Ibn Sina’s philosophical works have come down to us in a multilated condition. The important Kitab al-Shiaf’ is complete (critical text in process of publicatioin, Cairo 1952). Extracts chosen by the author himself as being the most characteristic make up the Kitab al-Najat, ‘The Book of Salvation (from Error)’, which is not an independent redaction, as was thought until 1937 (table of concordances established by A.M. Goichon in La distinction de l’essence et de le’existence d’apres Ibn Sina, 499-503). The Kitab al-Isharat wa ‘l-tanbihal, ‘Book of directives and remarks’, is complete (trans. into Persian and French), as is the Danishnama-i’Ala’i, ‘The book of Knowledge for ‘Ala’ and rdquo; a resume of his doctrine written at the request of the prince ‘Ala’ al-Dawla. We have only fragments of the Kitab al-Insaf, ‘Book of Impartial Judgment between the Easterners and the Westerners’, which have been published by A. Badawi, and a small part of the Mantiq al-mashriqiyyin, ‘Logic of the Easterners’, which is the logic of his ‘Eastern Philosophy’, the rests of it being lost. A fairly large number of minor writings are preserved, they illuminate points of detail which are often important, but are far from completing the lacunas.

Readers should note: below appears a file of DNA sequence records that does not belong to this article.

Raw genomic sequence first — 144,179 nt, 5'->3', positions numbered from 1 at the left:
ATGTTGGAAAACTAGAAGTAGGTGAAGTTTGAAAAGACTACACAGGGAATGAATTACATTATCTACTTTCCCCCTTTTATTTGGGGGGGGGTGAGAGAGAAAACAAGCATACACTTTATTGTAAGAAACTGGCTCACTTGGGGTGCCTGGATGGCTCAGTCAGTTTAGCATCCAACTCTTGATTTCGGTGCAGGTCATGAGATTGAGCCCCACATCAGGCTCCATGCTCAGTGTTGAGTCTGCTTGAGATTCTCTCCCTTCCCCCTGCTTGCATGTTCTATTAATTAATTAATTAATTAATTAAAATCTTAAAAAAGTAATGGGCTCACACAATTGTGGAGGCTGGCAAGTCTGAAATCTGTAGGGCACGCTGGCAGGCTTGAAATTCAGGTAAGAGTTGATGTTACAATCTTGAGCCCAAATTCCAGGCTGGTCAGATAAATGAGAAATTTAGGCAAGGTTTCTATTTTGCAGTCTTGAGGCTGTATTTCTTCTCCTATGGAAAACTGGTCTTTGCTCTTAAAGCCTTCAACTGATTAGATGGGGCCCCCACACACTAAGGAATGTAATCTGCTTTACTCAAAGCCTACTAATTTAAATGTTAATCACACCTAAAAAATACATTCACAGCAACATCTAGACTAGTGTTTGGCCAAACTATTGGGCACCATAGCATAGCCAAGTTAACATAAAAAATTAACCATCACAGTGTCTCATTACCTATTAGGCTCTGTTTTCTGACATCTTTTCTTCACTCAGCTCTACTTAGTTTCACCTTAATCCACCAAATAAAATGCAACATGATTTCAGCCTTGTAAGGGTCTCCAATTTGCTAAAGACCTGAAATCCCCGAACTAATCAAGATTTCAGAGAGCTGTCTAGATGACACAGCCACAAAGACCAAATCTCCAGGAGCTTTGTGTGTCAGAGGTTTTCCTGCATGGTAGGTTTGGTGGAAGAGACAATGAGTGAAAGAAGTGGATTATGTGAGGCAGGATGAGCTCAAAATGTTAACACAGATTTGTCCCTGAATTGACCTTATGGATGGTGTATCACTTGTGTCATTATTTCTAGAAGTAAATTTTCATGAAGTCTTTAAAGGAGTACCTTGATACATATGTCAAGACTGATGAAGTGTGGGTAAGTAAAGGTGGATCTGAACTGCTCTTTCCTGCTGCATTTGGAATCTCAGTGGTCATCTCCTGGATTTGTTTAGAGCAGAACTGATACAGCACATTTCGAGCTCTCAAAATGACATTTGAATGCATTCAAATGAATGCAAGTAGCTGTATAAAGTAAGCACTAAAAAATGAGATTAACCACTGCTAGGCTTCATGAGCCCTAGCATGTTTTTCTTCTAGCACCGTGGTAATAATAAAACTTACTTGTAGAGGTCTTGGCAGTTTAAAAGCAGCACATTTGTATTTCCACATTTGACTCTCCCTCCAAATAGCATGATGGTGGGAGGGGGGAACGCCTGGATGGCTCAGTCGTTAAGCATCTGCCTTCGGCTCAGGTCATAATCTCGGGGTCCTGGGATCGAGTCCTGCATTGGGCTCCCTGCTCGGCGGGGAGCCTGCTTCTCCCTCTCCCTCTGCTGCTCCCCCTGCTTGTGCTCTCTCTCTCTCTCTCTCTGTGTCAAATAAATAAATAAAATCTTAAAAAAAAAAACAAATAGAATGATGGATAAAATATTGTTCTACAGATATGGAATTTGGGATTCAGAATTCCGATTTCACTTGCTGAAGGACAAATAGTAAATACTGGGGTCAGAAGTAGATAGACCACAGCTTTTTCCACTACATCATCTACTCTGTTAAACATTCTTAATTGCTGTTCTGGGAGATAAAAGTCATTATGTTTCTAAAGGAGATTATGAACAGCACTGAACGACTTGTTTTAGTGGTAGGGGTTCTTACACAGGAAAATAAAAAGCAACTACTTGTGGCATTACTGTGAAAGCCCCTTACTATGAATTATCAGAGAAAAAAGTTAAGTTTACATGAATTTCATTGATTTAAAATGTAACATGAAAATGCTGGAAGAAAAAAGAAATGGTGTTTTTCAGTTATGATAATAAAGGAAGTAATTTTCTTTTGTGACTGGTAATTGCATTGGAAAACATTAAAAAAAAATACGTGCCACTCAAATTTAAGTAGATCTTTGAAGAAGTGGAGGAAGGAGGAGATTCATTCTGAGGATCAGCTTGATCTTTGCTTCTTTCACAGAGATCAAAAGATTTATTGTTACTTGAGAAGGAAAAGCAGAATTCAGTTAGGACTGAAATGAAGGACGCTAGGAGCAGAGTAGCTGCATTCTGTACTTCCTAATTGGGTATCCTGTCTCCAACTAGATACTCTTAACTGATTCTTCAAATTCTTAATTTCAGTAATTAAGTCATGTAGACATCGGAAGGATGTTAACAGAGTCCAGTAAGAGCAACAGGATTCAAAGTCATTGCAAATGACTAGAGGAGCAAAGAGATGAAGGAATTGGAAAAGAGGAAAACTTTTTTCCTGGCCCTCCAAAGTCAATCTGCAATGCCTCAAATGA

Ibn Sina’s was too penetrating a mind, and one too concerned with the absolute, not to venture outside the individual sciences. He looked for the principle and the guarantee of these, and this led him to set above them, on the one hand, the science of being, Metaphysics, and on the other, the universal tool of truth, Logic, or ‘the instrumental sciences’, as the falasifa termed it.

As far as one can tell in the absence of several of his fundamental works, he seems to have been an innovator particularly in logic, correcting the excess of abstraction which does not permit Aristotle to take sufficient account of change, which is present everywhere and at all times in the terrestrial world; and thus, of the differences between strict (mutlaq) meaning and concrete meaning, specified by the particular conditions in which a things is actualized. As a physician, he enters into logic when he admits a sign as the middle term of a syllogism. He gives it the force of a proof, as the latter is recognized in a symptom in medical diagnosis.

Leave a Reply